Darren Richardson

Feb. 17, 2013

President Obama laid out an ambitious agenda in his 2013 State of the Union speech, but in politics, as in life, ambitions often collide with reality.

The first American Pundit writing assignment for 2013 asks Allvoices writers to share their views on what areas the president should focus on and, if applicable, what proposals may need to be sacrificed on the altar of pragmatic compromise.

Here’s the assignment:

President Obama laid out a broad agenda in his State of the Union address, including tax increases, immigration reform, gun control and more. What area(s) do you think he should focus on going forward, and how should Republicans respond?

At least one of the two winners for the Feb. 18-28 segment will be selected from responses to the assignment.

This year, American Pundit writing assignments will come with an accompanying reading assignment. It will be fully optional, of course, but the idea is to present Allvoices writers with at least two columns by pundits with differing opinions and/or areas of focus on the same event or issue.

For this segment, we’ve selected columns by Eleanor Clift (“Obama’s appeal for gun vote is emotional high point of state-of-union speech,” published at thedailybeast.com) and Fred Barnes (“There he goes again,” published at theweeklystandard.com), both of which deal with the State of the Union address.

Clift and Barnes have been considered top-tier American pundits since the early days of “The McLaughlin Group.” Clift has appeared as a panelist on the program since the 1980s; Barnes was a regular on the show from 1988 to 1998.

“The McLaughlin Group,” which premiered on PBS in 1982, is the common ancestor of much of today’s political programming insofar as it catapulted televised discussions about political matters from the realm of the dry and politely serious into a dimension where highly animated and emotionally charged verbal urgency carries the day at least as much as the facts, assumptions and opinions being discussed.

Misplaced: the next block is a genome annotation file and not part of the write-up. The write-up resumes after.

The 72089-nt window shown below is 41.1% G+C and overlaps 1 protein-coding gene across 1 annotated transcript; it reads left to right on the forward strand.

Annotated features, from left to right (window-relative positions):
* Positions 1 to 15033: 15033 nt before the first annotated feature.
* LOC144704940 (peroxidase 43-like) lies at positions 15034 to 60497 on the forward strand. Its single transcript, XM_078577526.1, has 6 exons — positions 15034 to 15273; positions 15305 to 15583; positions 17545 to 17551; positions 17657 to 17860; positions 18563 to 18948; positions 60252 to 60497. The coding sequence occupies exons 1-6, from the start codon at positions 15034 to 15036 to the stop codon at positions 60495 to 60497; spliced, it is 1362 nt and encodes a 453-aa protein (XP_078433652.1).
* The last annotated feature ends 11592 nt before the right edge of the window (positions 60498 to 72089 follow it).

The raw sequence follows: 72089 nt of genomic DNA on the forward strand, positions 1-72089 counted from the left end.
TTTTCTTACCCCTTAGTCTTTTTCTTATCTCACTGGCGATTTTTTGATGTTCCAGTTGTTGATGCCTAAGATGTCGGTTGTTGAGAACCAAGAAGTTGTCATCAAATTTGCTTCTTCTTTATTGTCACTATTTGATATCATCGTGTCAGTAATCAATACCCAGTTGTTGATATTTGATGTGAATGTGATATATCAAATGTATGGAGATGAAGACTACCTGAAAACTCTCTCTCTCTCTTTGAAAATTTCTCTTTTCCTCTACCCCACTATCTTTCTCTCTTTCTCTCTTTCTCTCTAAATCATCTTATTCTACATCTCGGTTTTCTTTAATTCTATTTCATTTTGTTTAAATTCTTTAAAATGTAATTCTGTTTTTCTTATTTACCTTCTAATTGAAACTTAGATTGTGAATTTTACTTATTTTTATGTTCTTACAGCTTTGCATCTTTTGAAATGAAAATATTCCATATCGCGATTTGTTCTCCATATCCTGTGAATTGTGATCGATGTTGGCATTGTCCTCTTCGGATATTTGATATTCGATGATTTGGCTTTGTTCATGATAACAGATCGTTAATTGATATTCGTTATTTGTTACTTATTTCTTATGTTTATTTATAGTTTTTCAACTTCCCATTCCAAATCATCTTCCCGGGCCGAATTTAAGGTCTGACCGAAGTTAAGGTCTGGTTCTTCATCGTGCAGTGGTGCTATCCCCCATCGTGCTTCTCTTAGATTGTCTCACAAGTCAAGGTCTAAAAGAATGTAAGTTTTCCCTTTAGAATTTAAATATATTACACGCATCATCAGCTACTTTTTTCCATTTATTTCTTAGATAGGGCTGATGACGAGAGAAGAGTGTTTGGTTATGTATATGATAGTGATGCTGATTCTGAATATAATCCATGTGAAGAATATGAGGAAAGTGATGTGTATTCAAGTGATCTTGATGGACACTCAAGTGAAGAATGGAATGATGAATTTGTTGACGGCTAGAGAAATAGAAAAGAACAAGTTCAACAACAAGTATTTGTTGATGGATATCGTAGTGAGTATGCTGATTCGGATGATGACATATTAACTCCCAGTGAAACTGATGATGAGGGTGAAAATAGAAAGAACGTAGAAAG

The theatrical brilliance of the early years gained the program a loyal fan base and has influenced, to one degree or another, the way millions of American voters view and engage in political discourse to this day.

“The McLaughlin Group” is still seen mostly on PBS affiliates. It has been hosted since its debut by the estimable John McLaughlin, the one-time Jesuit priest turned speechwriter for and adviser to President Richard Nixon. If it’s not televised in your area, you can watch it online at www.mclaughlin.com.

You may submit open-topic entries related to American politics, columns related to the writing assignment, or both. You may enter as often as you like. Entries must be submitted no earlier than 12 a.m. Feb. 18 and no later than 11:59 p.m. Feb. 28, with all contest times Pacific. If you have not yet created your free Allvoices account, which you need to enter the contest, there’s no time like the present.

If you like to write about U.S. politics, enter Allvoices’ "The American Pundit" political writing contest. Allvoices is awarding four $250 prizes each month between now and Nov. 30. These monthly winners earn eligibility for the $5,000 grand prize, to be awarded in December. If you do not already have a free account, sign up here.

Sources and Resources:

John McLaughlin, Nixon's Priest, Is Now a Civilian Radio Host Who Is Married and Hoping for Fatherhood, People, Sept. 22, 1980

Allvoices’ American Pundit political writing contest returns for 2013, Feb. 12, 2013, Allvoices.com